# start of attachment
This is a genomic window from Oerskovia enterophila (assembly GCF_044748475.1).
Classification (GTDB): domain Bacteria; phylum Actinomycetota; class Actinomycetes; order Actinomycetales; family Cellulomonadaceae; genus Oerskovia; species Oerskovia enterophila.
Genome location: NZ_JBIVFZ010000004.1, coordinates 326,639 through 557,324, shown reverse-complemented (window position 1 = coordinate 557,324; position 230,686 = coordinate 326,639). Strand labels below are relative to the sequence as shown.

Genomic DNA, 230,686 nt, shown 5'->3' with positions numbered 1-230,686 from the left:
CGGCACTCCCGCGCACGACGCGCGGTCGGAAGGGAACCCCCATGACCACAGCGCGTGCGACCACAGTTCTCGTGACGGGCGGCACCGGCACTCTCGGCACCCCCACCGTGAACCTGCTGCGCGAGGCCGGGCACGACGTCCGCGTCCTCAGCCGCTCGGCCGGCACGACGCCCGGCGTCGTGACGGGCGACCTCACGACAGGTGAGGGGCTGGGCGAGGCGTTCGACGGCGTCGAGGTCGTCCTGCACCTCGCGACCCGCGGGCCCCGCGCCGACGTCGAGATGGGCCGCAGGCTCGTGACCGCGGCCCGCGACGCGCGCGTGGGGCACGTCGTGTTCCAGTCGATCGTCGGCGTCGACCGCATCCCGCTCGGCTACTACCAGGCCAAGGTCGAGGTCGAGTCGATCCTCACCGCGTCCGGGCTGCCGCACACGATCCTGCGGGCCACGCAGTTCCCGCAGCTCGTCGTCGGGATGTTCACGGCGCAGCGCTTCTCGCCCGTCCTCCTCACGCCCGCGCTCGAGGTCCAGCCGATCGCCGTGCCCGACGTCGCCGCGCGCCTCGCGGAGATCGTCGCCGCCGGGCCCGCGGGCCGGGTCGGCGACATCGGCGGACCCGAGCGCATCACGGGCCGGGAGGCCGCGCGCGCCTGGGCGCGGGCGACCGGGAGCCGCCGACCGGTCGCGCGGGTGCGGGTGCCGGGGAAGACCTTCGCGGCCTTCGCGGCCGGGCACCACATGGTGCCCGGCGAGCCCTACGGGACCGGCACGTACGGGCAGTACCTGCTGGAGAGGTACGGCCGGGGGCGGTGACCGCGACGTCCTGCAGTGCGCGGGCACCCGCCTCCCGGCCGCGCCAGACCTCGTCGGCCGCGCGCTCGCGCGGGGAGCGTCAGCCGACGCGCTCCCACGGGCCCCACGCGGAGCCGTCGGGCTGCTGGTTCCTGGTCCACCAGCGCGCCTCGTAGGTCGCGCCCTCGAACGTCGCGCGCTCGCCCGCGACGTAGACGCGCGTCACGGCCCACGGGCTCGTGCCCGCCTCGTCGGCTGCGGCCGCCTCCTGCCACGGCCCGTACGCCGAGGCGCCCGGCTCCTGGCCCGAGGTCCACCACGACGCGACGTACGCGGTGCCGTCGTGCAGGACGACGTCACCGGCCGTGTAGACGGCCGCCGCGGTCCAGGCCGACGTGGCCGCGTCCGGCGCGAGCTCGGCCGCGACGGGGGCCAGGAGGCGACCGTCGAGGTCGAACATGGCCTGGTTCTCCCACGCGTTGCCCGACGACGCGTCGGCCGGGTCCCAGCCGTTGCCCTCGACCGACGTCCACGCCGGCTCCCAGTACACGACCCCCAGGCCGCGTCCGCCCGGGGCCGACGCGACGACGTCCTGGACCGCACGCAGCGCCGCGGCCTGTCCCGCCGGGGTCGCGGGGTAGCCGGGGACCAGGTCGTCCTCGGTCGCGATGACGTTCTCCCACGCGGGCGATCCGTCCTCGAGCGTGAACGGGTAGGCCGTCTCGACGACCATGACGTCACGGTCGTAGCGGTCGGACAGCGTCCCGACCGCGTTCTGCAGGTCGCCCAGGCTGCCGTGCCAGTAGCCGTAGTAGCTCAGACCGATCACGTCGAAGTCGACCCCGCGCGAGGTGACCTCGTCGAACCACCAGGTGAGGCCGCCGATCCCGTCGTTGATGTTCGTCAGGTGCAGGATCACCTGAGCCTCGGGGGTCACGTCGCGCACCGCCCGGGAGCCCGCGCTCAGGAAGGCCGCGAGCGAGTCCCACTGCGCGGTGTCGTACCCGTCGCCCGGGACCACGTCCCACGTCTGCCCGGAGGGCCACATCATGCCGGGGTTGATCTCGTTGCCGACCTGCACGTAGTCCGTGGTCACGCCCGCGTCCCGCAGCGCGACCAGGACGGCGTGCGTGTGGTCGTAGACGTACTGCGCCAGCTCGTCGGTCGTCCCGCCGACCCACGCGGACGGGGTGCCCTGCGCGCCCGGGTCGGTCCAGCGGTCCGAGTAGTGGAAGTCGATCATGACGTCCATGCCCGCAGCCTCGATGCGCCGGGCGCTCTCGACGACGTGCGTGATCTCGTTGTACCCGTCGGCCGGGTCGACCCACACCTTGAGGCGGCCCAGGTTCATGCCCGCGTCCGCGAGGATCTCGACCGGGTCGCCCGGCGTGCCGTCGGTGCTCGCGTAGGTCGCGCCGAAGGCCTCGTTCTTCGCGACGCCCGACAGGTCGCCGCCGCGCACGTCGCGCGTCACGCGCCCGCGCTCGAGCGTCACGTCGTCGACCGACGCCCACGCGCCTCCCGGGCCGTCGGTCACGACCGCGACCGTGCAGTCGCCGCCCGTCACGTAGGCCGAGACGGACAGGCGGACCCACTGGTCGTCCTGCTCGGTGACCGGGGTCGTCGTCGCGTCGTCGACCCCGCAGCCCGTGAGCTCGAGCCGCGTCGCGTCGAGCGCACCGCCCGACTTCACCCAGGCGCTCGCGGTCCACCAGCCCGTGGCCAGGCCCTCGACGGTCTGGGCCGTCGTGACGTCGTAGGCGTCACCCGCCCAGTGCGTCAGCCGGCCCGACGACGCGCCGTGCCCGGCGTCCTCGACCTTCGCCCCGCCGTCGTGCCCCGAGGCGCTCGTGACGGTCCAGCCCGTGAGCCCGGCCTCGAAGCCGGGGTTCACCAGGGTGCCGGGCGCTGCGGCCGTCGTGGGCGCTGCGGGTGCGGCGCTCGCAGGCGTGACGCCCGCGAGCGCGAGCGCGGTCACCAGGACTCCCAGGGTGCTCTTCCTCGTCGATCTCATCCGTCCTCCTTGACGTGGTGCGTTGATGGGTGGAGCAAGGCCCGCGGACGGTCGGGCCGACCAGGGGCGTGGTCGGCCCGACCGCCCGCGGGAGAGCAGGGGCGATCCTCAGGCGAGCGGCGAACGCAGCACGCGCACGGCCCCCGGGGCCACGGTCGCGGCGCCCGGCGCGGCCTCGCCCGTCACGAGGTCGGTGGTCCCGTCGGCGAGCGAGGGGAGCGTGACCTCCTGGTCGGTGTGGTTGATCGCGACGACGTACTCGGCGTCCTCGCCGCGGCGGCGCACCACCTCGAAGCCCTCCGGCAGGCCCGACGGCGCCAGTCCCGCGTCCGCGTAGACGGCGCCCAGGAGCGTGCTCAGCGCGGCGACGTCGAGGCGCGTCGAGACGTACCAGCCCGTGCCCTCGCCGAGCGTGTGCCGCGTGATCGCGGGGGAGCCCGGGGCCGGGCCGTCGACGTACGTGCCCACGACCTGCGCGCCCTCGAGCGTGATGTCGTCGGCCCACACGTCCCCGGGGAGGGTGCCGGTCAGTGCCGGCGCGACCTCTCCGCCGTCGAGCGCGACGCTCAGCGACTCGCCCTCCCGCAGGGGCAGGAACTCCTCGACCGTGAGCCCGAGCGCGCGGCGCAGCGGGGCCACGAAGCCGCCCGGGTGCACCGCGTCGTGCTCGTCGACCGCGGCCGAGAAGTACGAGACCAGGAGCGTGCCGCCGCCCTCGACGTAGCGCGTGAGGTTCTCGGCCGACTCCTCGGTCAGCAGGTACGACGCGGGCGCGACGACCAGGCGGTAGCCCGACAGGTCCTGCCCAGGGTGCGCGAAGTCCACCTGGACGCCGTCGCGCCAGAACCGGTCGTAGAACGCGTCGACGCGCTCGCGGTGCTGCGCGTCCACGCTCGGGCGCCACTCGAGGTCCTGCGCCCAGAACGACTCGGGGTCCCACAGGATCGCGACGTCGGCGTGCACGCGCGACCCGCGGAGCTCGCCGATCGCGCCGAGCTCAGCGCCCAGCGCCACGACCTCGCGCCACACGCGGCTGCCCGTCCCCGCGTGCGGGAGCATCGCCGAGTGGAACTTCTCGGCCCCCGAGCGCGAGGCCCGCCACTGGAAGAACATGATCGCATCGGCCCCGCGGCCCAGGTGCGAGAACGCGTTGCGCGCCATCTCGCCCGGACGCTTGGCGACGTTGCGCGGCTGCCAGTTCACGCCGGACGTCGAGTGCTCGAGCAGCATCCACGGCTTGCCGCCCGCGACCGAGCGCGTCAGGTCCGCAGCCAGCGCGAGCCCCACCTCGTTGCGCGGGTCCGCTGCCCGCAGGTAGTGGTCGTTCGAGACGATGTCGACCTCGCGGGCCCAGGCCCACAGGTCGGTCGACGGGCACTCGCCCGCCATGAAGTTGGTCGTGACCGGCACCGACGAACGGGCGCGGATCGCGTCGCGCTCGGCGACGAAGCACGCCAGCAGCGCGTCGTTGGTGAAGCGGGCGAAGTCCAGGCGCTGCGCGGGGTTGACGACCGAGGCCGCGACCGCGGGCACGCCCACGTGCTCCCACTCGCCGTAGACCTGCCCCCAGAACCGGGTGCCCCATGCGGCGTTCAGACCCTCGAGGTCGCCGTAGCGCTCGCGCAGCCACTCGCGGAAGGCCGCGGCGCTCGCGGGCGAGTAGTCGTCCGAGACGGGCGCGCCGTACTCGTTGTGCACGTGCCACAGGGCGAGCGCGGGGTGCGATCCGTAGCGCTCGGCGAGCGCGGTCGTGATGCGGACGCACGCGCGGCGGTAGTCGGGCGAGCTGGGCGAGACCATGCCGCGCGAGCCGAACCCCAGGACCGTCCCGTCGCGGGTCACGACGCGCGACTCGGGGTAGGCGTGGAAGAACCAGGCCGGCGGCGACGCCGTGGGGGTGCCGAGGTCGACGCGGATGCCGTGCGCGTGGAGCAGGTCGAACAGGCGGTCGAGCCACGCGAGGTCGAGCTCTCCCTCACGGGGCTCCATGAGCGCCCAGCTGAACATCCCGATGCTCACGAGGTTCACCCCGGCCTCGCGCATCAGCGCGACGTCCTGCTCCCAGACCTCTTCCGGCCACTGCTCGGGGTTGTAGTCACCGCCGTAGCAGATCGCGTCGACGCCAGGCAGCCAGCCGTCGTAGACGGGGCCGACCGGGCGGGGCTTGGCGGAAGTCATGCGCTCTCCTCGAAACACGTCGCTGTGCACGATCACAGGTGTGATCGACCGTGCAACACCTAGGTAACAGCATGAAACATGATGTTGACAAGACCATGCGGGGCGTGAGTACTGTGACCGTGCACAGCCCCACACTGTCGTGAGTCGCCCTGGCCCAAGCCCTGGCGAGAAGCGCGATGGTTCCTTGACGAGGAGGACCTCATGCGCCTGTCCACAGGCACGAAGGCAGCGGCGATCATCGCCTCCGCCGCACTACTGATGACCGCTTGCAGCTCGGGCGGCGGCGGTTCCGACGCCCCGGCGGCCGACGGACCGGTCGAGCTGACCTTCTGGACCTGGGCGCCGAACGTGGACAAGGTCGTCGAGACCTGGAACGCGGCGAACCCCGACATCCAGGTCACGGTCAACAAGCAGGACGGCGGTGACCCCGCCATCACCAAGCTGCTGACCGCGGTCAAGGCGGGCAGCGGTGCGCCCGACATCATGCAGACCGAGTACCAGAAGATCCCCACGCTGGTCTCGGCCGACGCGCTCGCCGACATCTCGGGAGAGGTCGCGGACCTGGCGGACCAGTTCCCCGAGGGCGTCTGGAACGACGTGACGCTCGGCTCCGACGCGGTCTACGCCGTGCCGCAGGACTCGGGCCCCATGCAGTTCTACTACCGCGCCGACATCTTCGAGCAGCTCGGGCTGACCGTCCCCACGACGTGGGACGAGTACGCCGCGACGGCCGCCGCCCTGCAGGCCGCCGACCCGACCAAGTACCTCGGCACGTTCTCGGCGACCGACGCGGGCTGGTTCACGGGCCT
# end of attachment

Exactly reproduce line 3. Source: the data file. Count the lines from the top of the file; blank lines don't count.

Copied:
Genome location: NZ_JBIVFZ010000004.1, coordinates 326,639 through 557,324, shown reverse-complemented (window position 1 = coordinate 557,324; position 230,686 = coordinate 326,639). Strand labels below are relative to the sequence as shown.